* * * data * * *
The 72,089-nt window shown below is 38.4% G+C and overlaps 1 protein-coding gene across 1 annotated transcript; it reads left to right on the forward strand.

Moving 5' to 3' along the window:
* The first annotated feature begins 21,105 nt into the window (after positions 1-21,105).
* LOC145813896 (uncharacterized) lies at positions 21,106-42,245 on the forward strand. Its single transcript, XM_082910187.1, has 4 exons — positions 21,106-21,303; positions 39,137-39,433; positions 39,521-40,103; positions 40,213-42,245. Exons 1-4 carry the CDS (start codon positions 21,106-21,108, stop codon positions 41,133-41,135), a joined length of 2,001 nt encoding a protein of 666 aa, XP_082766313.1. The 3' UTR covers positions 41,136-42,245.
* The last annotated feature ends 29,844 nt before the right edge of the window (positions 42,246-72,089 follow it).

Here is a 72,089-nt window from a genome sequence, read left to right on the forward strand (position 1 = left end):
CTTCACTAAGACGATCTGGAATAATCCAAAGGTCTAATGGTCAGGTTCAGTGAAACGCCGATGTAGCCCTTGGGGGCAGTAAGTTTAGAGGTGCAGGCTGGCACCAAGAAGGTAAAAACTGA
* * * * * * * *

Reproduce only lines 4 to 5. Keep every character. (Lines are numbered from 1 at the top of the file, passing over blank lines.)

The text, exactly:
* LOC145813896 (uncharacterized) lies at positions 21,106-42,245 on the forward strand. Its single transcript, XM_082910187.1, has 4 exons — positions 21,106-21,303; positions 39,137-39,433; positions 39,521-40,103; positions 40,213-42,245. Exons 1-4 carry the CDS (start codon positions 21,106-21,108, stop codon positions 41,133-41,135), a joined length of 2,001 nt encoding a protein of 666 aa, XP_082766313.1. The 3' UTR covers positions 41,136-42,245.
* The last annotated feature ends 29,844 nt before the right edge of the window (positions 42,246-72,089 follow it).